Friday, April 29, 2011

Making Mead - Part Five

So here we are, the final post in my little series on meadmaking. I'm not a pro, I haven't won meadmaker of the year, and I won't claim to make the best meads I've ever had. But, despite that, I've learned a lot of information over the past 1.5 years that has vastly improved our meads - and one is going to compete this June in the AHA National Homebrew Competition. I've compiled a bunch of resources here to help get you on your way, including where you can find good examples of commercial meads.

55 pounds of sweet goodness
You can buy honey at any of our local farmers’ markets, but you’re going to find that wildflower & clover are the two types of honey available locally. For varietals such as tupelo, basswood, mesquite, or orange blossom, you’re going to need to find a non-local source. (That said, when Trader Joe’s finally opens up here, you’ll be able to get Mesquite honey there.) Some of the honey providers I’ve used, and that others recommend, are:

I’ve mentioned a few key tools in these posts, but here are the links to them again. Obviously, the standard fermenter, blowoff assembly, hydrometer/refractometer, and other standard brewing tools apply here too.
  • Lees Stirrer: In addition to your fermenter, you will definitely want to pick up a lees stirrer to mix & degas your must.
  • Postal Scale: Measuring out your honey is made easy with a postal scale; I bought ours on Amazon and am completely happy with it. I also use this when shipping off beers to homebrew competitions. Sign up for a free account on UPS or FedEx’s website, and you can print out shipping labels after entering destination & weight information online. All you have to do is drop off the package with your label in an affixed pouch; no waiting in line.
  • Gram scale: I also recommend getting one of these to measure out your nutrients and yeast. It’s also really handy for measuring hops.  
  • pH Strips or Meter: pH is so important to meadmaking, you really need to measure it so that it can be adjusted as necessary. The most economical approach is with pH strips, but I recommend investing in a pH meter. You’ll need to calibrate the meter on each mead day (assuming you’re making it less frequently than every few days), so pick up some solution at the same time. Don’t forget the storage solution as well, which will keep the little probe from drying out.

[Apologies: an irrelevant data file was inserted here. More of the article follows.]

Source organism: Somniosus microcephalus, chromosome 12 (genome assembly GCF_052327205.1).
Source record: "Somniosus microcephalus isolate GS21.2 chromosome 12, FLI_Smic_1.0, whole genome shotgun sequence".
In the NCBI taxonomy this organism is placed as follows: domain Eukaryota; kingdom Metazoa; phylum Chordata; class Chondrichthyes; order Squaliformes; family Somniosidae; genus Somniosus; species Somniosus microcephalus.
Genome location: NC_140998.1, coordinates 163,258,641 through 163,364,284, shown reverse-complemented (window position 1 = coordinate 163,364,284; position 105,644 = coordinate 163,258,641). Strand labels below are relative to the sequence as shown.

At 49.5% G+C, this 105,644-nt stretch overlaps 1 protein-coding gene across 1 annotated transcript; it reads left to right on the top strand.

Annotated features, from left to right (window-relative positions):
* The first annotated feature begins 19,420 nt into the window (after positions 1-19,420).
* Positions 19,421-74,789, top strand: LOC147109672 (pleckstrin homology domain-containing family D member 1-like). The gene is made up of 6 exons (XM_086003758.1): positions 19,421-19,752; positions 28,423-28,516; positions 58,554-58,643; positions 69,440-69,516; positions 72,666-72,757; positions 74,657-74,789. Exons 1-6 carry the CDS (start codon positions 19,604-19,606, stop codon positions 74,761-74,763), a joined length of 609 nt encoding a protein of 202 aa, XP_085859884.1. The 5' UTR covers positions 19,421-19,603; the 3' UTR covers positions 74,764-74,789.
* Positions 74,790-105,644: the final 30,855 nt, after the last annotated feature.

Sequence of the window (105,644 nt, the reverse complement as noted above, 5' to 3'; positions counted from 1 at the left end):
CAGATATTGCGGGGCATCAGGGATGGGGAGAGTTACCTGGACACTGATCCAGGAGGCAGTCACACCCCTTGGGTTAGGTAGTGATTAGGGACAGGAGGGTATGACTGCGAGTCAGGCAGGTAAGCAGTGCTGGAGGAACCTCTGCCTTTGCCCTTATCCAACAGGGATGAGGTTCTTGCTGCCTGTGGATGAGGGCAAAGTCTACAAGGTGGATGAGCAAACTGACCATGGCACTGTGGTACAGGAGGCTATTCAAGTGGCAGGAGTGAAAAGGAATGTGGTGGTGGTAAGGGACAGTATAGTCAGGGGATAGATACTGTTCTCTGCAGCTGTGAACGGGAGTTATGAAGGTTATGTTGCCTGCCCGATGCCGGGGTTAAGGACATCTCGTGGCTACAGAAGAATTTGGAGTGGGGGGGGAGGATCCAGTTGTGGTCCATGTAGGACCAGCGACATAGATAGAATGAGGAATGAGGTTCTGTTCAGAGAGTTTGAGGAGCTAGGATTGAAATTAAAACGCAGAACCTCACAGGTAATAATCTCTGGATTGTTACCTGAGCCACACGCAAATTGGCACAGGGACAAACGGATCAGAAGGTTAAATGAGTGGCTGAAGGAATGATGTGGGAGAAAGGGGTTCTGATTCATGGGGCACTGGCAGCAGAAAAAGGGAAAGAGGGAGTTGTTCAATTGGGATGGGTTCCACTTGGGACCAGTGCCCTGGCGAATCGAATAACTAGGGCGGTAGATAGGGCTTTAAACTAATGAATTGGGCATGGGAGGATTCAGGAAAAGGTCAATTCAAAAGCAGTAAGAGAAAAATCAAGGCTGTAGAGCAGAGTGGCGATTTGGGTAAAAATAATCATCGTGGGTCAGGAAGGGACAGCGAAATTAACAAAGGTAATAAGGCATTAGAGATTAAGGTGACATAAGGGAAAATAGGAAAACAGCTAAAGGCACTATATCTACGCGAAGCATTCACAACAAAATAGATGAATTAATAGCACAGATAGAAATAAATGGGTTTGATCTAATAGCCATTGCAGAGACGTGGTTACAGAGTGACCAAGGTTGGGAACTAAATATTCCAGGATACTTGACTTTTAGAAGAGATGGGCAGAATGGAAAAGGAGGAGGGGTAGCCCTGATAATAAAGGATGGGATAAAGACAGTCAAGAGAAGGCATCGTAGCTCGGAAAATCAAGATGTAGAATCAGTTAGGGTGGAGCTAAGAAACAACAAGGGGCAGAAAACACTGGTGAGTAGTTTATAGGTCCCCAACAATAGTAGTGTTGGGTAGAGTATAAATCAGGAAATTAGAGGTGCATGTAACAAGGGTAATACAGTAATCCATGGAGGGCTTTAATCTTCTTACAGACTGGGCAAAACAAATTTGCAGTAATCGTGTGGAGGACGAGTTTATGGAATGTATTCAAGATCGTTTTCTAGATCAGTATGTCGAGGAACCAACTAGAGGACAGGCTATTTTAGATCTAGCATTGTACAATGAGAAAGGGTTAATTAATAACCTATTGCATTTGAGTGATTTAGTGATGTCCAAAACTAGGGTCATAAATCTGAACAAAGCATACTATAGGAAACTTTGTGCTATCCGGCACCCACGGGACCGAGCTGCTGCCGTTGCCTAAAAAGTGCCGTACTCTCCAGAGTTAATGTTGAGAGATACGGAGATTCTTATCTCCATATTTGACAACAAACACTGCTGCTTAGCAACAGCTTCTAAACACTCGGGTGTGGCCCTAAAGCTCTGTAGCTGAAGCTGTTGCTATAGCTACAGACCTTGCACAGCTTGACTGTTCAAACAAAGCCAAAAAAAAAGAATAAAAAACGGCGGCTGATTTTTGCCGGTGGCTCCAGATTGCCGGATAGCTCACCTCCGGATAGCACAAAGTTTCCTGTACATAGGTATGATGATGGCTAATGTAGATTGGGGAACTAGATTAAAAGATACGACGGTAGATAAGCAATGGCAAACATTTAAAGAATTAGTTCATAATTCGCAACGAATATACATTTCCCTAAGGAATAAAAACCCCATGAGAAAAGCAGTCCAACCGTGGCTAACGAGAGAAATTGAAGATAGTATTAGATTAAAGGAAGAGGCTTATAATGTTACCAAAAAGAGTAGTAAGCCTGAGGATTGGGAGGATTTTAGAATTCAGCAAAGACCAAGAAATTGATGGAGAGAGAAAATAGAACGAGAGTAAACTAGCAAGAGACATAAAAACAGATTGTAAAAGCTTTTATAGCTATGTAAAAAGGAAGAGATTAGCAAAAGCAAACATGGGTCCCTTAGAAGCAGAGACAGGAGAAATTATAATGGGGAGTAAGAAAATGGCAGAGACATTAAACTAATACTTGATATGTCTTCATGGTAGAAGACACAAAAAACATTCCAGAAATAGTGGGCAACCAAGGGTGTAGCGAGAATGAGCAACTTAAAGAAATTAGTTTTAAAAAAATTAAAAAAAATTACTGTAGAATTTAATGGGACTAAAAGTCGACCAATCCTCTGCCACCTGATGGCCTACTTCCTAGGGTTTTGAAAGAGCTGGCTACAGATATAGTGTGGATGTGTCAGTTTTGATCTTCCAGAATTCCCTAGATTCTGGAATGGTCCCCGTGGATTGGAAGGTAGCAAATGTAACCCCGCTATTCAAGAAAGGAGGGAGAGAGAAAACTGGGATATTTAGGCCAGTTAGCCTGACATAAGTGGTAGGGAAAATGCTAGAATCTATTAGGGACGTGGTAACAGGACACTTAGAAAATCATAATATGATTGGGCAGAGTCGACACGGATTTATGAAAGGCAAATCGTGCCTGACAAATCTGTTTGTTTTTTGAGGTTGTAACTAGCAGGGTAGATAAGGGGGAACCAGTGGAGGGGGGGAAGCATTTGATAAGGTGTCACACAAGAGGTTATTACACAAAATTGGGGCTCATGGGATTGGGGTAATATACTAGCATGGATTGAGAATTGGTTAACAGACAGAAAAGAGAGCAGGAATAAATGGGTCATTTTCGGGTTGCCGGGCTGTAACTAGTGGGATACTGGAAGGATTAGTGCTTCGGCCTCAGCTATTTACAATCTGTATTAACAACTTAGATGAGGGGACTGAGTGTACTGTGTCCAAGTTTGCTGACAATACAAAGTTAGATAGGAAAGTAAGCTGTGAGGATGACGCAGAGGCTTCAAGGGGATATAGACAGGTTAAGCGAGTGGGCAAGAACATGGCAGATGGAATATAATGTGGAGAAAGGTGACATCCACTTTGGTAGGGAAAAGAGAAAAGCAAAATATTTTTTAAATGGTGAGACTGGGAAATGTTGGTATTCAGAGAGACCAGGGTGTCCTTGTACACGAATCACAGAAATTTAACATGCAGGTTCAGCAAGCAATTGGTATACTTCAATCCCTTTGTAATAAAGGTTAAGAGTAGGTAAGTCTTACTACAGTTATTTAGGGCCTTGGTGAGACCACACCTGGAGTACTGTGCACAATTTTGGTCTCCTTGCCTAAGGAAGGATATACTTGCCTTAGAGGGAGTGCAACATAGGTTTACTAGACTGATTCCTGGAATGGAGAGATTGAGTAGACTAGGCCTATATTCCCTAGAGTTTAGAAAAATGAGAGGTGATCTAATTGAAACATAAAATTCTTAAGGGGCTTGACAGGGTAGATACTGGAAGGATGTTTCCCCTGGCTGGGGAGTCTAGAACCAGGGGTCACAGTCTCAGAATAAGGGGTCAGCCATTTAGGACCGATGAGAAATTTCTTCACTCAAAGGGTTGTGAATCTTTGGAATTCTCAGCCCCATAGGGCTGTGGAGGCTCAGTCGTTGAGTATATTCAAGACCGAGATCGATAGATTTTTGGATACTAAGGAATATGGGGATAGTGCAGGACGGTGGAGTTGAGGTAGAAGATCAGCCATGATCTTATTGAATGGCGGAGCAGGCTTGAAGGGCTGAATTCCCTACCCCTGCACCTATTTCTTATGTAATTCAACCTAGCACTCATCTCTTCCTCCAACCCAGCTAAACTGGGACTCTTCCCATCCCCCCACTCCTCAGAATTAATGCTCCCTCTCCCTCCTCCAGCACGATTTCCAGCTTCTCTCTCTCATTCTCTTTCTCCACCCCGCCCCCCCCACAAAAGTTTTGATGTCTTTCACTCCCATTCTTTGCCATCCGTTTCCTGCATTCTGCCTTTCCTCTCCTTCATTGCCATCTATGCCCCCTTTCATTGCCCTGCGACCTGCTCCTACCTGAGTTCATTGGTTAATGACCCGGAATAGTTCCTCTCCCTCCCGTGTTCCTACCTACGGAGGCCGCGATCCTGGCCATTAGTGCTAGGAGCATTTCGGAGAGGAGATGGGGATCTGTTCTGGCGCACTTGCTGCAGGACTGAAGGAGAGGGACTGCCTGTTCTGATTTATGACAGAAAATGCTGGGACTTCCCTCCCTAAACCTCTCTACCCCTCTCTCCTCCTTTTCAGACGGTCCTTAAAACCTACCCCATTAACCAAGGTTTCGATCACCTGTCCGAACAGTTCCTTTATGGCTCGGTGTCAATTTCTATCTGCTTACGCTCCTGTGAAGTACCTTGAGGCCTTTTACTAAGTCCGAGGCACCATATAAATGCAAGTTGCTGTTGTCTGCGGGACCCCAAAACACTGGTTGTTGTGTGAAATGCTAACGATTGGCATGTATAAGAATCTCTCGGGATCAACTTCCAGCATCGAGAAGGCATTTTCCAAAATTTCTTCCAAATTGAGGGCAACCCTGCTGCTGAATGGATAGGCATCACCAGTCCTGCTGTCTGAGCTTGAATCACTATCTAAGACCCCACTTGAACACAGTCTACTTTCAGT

• Mead Calculator: This is such a handy tool for helping you figure out how much honey, water, and other fermentable ingredients you'll need for your batch.
Mead Resources
As I mentioned a few days ago, everyone finds their own approach. What I’ve laid out here is the method we’ve figured out by gathering information from the interwebs, attending NHC, talking to other meadmakers, reading books, and experience. I recommend checking out some other mead resources to see what others are doing and get a different perspective – as well as inspiration. Here are just a few -

Advanced Information on Mead
I'm not even going to try to describe the plethora of information on the BJCP mead page, but please check it out. There is so much good information there, it's a necessary resource for any meadmaker. From information on varietal honey to punching down fruit caps in melomels, to styles, to troubleshooting, you'd be hard-pressed not to find what you're looking for here. This is an incredible source of information on making mead.

Commercial Meads
Winner of a well-deserved gold medal
We can get a handful of meads here in Kansas & Missouri, and I've found the widest selection, all on the Missouri side, at Gomer's Midtown, Royal on 103rd, and Lukas in Martin City. They're typically located with the port & sake, but you might have to ask if you don’t see it. Some brands you're bound to see:

  • Redstone (CO) - makers of some of the best commercial mead I've had. They make a hopped mead.
  • Chaucer's (CA)
  • Pirtle (MO) - I highly recommend their blueberry & effervescent meads. The effervescent just won a gold medal for traditional sweet mead at Mazer Cup! Typically stocked in the Missouri Wine section.
  • Honeywood (OR)
  • Lurgashall (England)
  • Bunratty (Ireland)
  • Makana (S Africa) - they make a great bird's eye chili mead

There are some fantastic meaderies cropping up all over the country, though. Some of the greats include

  • B Nektar (incredible meads out of IN)
  • Rabbits Foot (CA; they make several braggots)
  • Heidrun (CA; fantastic sparkling meads using méthode champenoise)
  • New Day (IL)
  • White Winter (WI; one of my favorites)
  • Mountain Meadows (CA)

I'm sure I'm forgetting some, but that should get you started.

I haven’t really talked about it, but Polish mead is a somewhat different beast and one I have yet to see here in the KC metro. I know you can find some in St Louis at the Wine & Cheese Place; the traditional bottles are pretty easy to spot. Polish mead typically comes in four strengths: 2:1, 1:1, 1:2, and a 1:3 honey:water ratio. Most are aged on wood for 1-4 years (some are aged up to 25 years), and contain fruit or herbs. The resulting product is a sweet but smooth and rich beverage that is notably high in alcohol. It’s definitely worth trying once (or more).

You can order from many of the meaderies directly, which is probably going to be your best bet since online wine retailers really only tend to carry Chaucer's. Since KS state law doesn't allow direct shipment of alcohol to households, you’ll need to have it sent to a location in Missouri (my house, for example).

I hope you found this information helpful and inspiring. If you’re interested in meeting and talking to other meadmakers, there are a few homebrewing clubs in the KC metro area with members who make mead: KC Bier Meisters, Lawrence Brewers Guild, ZZ Hops, and Jayhops.

Thanks for reading!

Reference - 
part one
part two
part three
part four

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